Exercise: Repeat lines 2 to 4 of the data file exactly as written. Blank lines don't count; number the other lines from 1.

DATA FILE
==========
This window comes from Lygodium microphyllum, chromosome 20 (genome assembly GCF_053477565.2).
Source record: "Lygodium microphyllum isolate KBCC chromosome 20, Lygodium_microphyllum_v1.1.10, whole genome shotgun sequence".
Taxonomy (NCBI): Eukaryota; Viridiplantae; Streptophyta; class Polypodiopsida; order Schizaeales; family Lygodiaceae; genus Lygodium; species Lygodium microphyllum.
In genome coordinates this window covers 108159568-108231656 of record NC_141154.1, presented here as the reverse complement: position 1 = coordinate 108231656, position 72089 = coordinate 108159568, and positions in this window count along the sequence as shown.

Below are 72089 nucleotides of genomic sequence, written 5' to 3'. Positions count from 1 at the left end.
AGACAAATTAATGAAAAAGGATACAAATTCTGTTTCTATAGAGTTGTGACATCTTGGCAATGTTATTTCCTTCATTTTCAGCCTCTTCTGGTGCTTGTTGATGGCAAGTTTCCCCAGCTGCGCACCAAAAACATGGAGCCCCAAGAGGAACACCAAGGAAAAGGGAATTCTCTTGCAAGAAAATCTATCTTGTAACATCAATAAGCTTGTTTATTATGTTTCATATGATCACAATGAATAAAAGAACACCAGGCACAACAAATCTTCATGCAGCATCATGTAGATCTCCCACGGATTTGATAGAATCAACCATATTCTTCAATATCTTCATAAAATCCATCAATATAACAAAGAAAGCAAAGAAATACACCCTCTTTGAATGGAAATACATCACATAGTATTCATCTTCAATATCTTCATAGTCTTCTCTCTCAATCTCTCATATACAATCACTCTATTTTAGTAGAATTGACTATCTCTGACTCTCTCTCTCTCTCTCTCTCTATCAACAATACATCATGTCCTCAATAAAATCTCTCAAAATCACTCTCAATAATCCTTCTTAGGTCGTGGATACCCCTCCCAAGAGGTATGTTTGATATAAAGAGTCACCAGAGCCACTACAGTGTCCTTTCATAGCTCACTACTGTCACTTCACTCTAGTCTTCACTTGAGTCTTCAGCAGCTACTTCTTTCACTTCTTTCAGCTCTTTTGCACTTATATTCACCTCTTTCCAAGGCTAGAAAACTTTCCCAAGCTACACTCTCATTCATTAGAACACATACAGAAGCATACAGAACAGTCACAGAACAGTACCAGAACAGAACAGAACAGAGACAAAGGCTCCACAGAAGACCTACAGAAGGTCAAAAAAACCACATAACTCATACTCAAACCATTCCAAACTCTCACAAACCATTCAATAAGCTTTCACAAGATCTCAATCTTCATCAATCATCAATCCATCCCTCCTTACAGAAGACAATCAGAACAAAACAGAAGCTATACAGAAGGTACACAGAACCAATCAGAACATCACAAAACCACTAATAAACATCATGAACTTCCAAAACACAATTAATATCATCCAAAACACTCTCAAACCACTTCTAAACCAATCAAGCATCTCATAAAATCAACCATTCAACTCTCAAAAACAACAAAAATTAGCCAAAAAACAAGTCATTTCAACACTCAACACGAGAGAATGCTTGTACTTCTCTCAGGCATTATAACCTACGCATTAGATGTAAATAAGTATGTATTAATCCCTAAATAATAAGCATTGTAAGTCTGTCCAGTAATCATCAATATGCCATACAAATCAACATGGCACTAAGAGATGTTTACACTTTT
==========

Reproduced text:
Source record: "Lygodium microphyllum isolate KBCC chromosome 20, Lygodium_microphyllum_v1.1.10, whole genome shotgun sequence".
Taxonomy (NCBI): Eukaryota; Viridiplantae; Streptophyta; class Polypodiopsida; order Schizaeales; family Lygodiaceae; genus Lygodium; species Lygodium microphyllum.
In genome coordinates this window covers 108159568-108231656 of record NC_141154.1, presented here as the reverse complement: position 1 = coordinate 108231656, position 72089 = coordinate 108159568, and positions in this window count along the sequence as shown.